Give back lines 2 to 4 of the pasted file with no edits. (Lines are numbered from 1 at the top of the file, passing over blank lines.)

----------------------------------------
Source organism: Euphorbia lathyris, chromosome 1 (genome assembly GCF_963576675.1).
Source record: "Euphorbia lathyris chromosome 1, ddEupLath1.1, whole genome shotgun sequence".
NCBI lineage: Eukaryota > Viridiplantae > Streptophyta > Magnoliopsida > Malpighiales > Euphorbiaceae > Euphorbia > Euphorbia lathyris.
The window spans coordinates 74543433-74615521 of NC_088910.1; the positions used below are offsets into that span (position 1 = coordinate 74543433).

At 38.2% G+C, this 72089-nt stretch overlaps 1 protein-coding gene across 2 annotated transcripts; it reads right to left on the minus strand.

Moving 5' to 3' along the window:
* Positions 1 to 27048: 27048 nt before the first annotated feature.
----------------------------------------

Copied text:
Source record: "Euphorbia lathyris chromosome 1, ddEupLath1.1, whole genome shotgun sequence".
NCBI lineage: Eukaryota > Viridiplantae > Streptophyta > Magnoliopsida > Malpighiales > Euphorbiaceae > Euphorbia > Euphorbia lathyris.
The window spans coordinates 74543433-74615521 of NC_088910.1; the positions used below are offsets into that span (position 1 = coordinate 74543433).